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A standard for using action hooks in WordPress themes.
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WP Theme Standardization Panel

This is an initiative to standardize WordPress theme hooks.

Why do we need this?

Action hooks in WordPress themes allow developers to properly insert new content into the theme. For example, when a plugin inserts a rating box to a post, this currently happens by using the filter the_content. But filters in WordPress exist to modify existing content, not to actually create new output. That's why we need theme hooks. But there has to be a unified way that plugin developers can access them. There are dozens of themes and frameworks out there, so the guidelines of the WP Theme Standardization Panel introduce a new standard which can improve the WordPress theme and plugin infrastructure a lot.

The Guidelines

The PHP file in this repository is a reference file for the following guidelines. You can include it in your theme and modify it to your needs or you can do it manually. Just make sure to stick to the following rules (this is for theme developers):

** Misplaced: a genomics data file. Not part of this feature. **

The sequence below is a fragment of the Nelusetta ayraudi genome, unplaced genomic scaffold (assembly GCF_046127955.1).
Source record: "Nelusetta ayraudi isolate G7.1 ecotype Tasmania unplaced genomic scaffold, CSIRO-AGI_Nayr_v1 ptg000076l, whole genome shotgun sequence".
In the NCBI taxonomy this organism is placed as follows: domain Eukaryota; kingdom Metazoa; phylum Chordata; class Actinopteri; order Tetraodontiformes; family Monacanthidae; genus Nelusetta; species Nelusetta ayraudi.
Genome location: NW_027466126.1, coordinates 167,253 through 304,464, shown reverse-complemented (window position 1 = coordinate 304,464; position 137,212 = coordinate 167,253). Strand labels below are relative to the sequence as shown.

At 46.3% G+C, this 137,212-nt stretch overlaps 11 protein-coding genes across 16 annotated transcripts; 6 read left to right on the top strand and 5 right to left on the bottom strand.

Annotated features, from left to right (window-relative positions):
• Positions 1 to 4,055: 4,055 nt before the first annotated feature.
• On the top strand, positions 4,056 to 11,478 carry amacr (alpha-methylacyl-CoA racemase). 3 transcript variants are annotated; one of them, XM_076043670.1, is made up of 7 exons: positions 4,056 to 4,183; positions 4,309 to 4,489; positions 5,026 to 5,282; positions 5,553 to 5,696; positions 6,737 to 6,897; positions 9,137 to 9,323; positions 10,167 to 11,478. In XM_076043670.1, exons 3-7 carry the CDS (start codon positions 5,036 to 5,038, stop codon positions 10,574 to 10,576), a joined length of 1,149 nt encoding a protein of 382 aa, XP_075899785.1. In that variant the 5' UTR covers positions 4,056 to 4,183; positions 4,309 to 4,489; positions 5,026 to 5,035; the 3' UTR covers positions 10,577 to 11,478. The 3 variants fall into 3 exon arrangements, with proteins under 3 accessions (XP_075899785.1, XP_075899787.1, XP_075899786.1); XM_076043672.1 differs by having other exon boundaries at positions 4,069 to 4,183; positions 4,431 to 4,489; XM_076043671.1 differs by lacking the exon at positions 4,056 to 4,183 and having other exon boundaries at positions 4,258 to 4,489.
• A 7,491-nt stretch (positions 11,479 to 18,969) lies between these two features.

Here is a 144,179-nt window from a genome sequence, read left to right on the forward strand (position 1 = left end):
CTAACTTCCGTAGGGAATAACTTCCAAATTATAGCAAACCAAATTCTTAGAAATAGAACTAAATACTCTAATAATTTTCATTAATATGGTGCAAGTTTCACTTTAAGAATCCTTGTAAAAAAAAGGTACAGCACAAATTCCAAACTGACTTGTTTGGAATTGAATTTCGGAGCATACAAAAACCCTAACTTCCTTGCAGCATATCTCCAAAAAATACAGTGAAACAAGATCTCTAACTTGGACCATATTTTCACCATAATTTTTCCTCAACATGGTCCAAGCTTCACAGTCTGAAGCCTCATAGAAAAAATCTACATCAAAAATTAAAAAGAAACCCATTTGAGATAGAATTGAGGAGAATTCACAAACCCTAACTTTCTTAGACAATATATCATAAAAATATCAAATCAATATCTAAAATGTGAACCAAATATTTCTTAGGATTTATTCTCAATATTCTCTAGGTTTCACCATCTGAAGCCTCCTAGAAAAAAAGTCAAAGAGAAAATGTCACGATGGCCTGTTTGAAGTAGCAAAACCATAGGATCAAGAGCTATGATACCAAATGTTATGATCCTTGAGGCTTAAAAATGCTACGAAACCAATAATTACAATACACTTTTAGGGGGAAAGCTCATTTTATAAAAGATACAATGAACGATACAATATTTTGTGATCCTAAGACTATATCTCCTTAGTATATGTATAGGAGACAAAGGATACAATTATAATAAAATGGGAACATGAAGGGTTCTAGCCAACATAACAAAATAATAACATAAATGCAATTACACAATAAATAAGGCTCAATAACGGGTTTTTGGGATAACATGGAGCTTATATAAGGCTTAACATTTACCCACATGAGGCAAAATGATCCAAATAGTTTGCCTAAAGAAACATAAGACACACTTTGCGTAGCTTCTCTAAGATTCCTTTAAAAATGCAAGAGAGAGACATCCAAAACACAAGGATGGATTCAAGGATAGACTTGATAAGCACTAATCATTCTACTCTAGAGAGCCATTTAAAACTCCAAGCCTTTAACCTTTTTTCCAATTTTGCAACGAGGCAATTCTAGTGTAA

• Define a constant WP_THEME_HOOK_SLUG (in a conditional statement!) holding the theme slug used in your hooks. In the reference file, the theme slug is 'yourtheme', you need to change it if you include the file.
  • Add theme support for the required hooks using the WordPress Core function add_theme_support( $feature, $arguments ). As the first parameter, pass WP_THEME_HOOK_SLUG . '_theme_hooks'. As the second parameter, pass the hook names that your theme actually supports. This may vary since not every theme necessarily has for example a sidebar. The WP Theme Standardization Panel includes 10 basic hook names:
    • 'header'
    • 'main'
    • 'loop'
    • 'article'
    • 'article_header'
    • 'article_content'
    • 'article_footer'
    • 'comments_section'
    • 'sidebar'
    • 'footer'